#3 0xcc723c in _PyEval_EvalCodeWithName /root/cpython/Python/ceval.c:4173:14
    #4 0xc679f3 in PyEval_EvalCodeEx /root/cpython/Python/ceval.c:4200:12
    #5 0xc679f3 in PyEval_EvalCode /root/cpython/Python/ceval.c:657
    #6 0x53056e in run_mod /root/cpython/Python/pythonrun.c:982:9
    #7 0x531d77 in PyRun_FileExFlags /root/cpython/Python/pythonrun.c:935:11
    #8 0x52d219 in PyRun_SimpleFileExFlags /root/cpython/Python/pythonrun.c:398:13
    #9 0x5a958e in run_file /root/cpython/Modules/main.c:341:11
    #10 0x5a958e in Py_Main /root/cpython/Modules/main.c:901
    #11 0x500382 in main /root/cpython/./Programs/python.c:102:11
    #12 0x7f17562f83f0 in __libc_start_main /build/glibc-mXZSwJ/glibc-2.24/csu/../csu/libc-start.c:291
    #13 0x433e49 in _start (/root/cpython/python+0x433e49)

AddressSanitizer can not provide additional info.
SUMMARY: AddressSanitizer: SEGV /root/cpython/Objects/listobject.c:455:23 in list_slice
==29900==ABORTING
msg303811 - (view) Author: Oren Milman (Oren Milman) * Date: 2017-10-06 09:49
Here is some similar code that crashes for the same reasons:

# create a circular reference with a malicious __del__().
class A:
    def __del__(*args):
        del list1[0]
circ_ref_obj = A()
circ_ref_obj._self = circ_ref_obj

list1 = [None]
list2 = []
del circ_ref_obj
while len(list2) < 10000:
    list2.append(list1[:])

IIUC, list_slice() first finds the boundaries of the slice and its length, and
then calls PyList_New().
But PyList_New() might call PyObject_GC_New(), which eventually causes a call
to _PyObject_GC_Alloc(), which might call collect_generations(), which causes
the malicious __del__() to run.
After __del__() empties the list, list_slice() continues to run, but the list's
boundaries it found earlier are now invalid, and so it tries to read the first
element in the now empty list, and crashes.


Maybe we should prevent collection of garbage with circular references (that
has __del__() or weakref callbacks) from PyObject_GC_New()?

ISTM there might be a lot of places with similar issues. (e.g. if we replace
'list2.append(list1[:])' with 'list2.append(list1[::-1])', we get a crash in
list_subscript()).
So i think that fixing each of them would be harder and might even introduce a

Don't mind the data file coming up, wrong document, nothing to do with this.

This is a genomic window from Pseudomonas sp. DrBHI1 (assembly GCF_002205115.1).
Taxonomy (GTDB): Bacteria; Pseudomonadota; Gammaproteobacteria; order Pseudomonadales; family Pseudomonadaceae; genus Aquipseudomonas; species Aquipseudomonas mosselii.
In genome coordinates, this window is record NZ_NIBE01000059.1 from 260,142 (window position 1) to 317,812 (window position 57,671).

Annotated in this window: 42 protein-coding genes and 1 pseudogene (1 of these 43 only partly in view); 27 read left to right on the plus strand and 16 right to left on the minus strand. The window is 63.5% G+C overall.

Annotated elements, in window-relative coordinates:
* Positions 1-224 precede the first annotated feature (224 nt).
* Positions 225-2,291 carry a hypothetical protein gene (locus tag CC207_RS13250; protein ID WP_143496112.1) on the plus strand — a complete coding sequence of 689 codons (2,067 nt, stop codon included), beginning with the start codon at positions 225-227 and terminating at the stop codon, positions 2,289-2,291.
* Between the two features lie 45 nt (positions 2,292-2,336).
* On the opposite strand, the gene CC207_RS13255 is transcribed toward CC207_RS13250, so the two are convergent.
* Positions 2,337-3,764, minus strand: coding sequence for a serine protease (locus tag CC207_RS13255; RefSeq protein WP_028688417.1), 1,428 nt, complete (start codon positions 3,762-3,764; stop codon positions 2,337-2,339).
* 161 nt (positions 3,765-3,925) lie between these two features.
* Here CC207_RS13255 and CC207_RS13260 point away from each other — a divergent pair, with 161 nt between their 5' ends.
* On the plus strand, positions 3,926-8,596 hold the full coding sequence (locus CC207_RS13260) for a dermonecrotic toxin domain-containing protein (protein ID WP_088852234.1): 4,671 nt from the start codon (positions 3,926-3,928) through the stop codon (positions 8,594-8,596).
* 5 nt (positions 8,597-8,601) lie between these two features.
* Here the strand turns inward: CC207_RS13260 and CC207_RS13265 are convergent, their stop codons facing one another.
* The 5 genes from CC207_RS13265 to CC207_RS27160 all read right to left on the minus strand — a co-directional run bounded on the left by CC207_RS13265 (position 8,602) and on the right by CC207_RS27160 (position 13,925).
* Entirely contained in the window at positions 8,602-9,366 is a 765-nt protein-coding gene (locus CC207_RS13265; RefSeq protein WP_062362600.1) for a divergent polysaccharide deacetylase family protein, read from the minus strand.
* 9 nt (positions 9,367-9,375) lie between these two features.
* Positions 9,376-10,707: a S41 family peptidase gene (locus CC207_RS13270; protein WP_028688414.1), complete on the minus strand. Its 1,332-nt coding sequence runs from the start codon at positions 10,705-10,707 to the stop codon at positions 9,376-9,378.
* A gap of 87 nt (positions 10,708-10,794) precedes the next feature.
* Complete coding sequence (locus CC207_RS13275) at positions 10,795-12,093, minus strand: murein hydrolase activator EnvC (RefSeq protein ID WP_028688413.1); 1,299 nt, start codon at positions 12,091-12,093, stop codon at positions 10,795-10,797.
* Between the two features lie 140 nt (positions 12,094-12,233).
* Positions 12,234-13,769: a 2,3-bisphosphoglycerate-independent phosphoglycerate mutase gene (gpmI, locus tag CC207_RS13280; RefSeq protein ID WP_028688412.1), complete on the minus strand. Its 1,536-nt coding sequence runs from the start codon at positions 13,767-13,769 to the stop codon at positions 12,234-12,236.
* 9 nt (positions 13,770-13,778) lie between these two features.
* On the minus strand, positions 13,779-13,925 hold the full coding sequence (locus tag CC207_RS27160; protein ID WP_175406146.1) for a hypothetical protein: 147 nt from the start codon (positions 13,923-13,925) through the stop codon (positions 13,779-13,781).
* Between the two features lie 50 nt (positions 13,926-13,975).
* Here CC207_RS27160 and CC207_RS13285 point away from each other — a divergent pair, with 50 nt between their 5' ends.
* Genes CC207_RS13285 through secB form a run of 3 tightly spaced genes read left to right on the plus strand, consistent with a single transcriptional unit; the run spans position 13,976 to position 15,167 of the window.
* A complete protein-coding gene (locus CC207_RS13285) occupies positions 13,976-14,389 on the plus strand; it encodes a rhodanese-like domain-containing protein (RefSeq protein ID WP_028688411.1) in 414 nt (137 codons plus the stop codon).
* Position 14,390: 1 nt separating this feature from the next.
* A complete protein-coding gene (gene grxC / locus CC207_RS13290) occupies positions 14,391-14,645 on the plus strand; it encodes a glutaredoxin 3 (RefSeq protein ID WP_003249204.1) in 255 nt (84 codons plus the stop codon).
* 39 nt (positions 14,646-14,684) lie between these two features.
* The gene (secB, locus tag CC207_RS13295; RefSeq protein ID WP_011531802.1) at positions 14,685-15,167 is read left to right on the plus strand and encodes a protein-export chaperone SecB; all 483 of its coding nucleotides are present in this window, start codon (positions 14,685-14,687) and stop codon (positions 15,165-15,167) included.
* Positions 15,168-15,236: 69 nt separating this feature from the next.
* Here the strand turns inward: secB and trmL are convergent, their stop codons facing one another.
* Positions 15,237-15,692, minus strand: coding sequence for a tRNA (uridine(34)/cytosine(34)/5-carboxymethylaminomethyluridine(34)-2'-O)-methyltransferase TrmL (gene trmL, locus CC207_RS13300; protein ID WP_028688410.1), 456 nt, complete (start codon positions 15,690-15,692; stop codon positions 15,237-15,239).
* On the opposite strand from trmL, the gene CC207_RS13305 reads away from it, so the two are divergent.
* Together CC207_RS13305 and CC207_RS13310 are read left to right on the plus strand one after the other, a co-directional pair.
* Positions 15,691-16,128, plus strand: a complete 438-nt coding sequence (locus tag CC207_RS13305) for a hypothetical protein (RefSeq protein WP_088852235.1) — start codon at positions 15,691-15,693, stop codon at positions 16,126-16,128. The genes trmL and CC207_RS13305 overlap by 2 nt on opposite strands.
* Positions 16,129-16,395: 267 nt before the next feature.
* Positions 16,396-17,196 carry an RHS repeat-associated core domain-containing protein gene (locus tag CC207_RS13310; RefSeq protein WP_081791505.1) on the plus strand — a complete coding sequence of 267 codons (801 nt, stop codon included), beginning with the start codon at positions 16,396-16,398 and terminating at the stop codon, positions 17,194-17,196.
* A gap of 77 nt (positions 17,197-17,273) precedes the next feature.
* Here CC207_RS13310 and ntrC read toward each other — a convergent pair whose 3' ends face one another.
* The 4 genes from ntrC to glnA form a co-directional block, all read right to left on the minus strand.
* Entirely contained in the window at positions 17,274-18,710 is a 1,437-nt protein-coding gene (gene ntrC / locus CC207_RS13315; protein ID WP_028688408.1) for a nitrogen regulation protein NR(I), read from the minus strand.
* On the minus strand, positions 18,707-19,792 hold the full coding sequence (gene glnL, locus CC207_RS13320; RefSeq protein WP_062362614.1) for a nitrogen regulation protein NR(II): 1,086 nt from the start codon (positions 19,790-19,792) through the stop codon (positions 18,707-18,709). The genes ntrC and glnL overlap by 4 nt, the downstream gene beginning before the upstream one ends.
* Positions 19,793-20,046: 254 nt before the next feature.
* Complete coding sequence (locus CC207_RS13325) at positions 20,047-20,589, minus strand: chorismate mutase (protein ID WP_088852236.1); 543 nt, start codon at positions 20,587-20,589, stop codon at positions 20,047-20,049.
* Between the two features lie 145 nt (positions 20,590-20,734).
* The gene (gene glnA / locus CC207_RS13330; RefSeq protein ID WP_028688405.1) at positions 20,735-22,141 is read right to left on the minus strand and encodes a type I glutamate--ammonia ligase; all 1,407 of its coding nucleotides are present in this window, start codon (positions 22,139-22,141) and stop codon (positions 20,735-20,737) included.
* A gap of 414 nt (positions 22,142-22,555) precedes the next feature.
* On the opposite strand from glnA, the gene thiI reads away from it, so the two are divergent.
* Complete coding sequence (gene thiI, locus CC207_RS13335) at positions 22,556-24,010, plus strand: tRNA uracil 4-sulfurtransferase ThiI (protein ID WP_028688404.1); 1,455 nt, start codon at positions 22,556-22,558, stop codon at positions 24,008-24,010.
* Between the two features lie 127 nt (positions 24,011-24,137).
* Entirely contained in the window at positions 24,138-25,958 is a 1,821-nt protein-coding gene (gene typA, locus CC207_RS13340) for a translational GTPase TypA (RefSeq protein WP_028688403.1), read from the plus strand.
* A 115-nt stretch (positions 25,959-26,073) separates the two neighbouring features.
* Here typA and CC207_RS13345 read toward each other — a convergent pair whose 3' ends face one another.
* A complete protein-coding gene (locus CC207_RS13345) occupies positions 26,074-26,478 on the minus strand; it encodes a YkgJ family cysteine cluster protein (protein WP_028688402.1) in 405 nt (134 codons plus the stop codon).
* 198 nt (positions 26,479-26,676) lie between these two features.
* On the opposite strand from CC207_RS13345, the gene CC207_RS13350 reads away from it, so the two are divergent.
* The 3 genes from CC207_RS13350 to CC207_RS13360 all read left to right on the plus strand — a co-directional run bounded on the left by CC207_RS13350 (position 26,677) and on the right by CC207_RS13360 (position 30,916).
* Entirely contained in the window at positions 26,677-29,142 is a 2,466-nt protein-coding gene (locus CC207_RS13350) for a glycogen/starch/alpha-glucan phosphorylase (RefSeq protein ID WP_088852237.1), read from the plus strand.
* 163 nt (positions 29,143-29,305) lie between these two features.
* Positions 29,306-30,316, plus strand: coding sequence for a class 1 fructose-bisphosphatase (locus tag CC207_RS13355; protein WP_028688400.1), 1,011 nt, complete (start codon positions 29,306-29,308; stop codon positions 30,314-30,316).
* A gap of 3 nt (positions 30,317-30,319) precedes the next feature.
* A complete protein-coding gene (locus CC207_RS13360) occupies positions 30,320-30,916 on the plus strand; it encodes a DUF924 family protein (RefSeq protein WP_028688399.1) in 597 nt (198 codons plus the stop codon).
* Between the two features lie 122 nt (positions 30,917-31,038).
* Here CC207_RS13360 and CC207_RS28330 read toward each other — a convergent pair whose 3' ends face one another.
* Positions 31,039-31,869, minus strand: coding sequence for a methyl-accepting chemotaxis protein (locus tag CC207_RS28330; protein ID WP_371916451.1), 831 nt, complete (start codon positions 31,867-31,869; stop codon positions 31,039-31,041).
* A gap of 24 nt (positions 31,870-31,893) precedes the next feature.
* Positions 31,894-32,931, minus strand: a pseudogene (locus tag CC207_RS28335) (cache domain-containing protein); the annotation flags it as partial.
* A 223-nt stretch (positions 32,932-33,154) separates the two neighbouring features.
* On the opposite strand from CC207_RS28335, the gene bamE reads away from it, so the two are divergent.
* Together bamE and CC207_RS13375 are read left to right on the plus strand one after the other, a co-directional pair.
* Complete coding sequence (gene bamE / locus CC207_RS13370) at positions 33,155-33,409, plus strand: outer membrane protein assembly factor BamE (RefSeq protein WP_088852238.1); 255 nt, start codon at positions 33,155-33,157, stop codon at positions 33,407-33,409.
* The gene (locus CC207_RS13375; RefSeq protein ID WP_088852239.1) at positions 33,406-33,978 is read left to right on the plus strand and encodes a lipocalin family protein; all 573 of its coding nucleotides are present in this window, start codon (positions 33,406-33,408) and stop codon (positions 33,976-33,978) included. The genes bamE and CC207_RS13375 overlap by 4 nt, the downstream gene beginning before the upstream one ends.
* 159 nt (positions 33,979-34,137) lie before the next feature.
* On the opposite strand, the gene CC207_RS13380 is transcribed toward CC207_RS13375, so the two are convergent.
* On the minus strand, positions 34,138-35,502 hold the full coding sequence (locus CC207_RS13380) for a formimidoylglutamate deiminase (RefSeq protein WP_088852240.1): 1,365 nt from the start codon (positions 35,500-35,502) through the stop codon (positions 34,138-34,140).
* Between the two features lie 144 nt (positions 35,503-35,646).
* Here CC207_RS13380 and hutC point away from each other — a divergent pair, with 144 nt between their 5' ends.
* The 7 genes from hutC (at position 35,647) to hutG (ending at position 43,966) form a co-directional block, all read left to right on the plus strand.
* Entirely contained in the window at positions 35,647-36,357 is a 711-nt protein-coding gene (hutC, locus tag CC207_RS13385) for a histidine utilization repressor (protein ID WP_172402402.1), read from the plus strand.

regression in performance.
msg303813 - (view) Author: Oren Milman (Oren Milman) * Date: 2017-10-06 09:58
Oh, and calls to PyObject_GC_NewVar() might also cause similar issues.
msg303830 - (view) Author: Serhiy Storchaka (serhiy.storchaka) * (Python committer) Date: 2017-10-06 15:53
Oh, you are right Oren. Seems this is the only solution.
msg303849 - (view) Author: STINNER Victor (haypo) * (Python committer) Date: 2017-10-06 20:10
> Oh, you are right Oren. Seems this is the only solution.

There are other solutions. I wrote PR 3911 which checks if the list size changed after PyList_New(). If it's the case, a RuntimeError exception is raised.

We implemented similar checks in the dict type, if the dict is mutated during iterating on it.
msg303850 - (view) Author: STINNER Victor (haypo) * (Python committer) Date: 2017-10-06 20:12
"Maybe we should prevent collection of garbage with circular references (that has __del__() or weakref callbacks) from PyObject_GC_New()?"

That would be a major change in the garbage collector. I would prefer to not touch the GC, any change can introduce a complex regression.

Running the GC when an object is allocated makes sense to me. It's to reclaim memory, and prevent a MemoryError which would only be caused by "missed GC".
msg303856 - (view) Author: Serhiy Storchaka (serhiy.storchaka) * (Python committer) Date: 2017-10-06 20:43
This is different case than mutating a dict while iterate it. In this case the failure is caused by GC, and it is always hard to handle such issues. In case of a dict you can just copy it before iterating. But what to do with RuntimeError from slicing a list if copying a list is vulnerable to the same issue?

The example of yet one solution you can see in dict_keys() in dictobject.c. I always wondered why this code is needed.
msg303857 - (view) Author: STINNER Victor (haypo) * (Python committer) Date: 2017-10-06 20:46
> This is different case than mutating a dict while iterate it. In this case the failure is caused by GC, and it is always hard to handle such issues. In case of a dict you can just copy it before iterating. But what to do with RuntimeError from slicing a list if copying a list is vulnerable to the same issue?

This issue was found by fuzzing with weird destructor. I don't think that anyone will hit the bug with "normal" code in the wild. Otherwise, we would have get a bug report before this one.
msg303861 - (view) Author: Serhiy Storchaka (serhiy.storchaka) * (Python committer) Date: 2017-10-06 21:03
Or the bug is so hard for reproducing, that nobody had enough information for reporting.
msg303881 - (view) Author: Serhiy Storchaka (serhiy.storchaka) * (Python committer) Date: 2017-10-07 15:02
See a4dd011259fa6f3079bd0efd95b3a136c0e3c190. The commit message:

    Tentative fix for a problem that Tim discovered at the last moment,
    and reported to python-dev: because we were calling dict_resize() in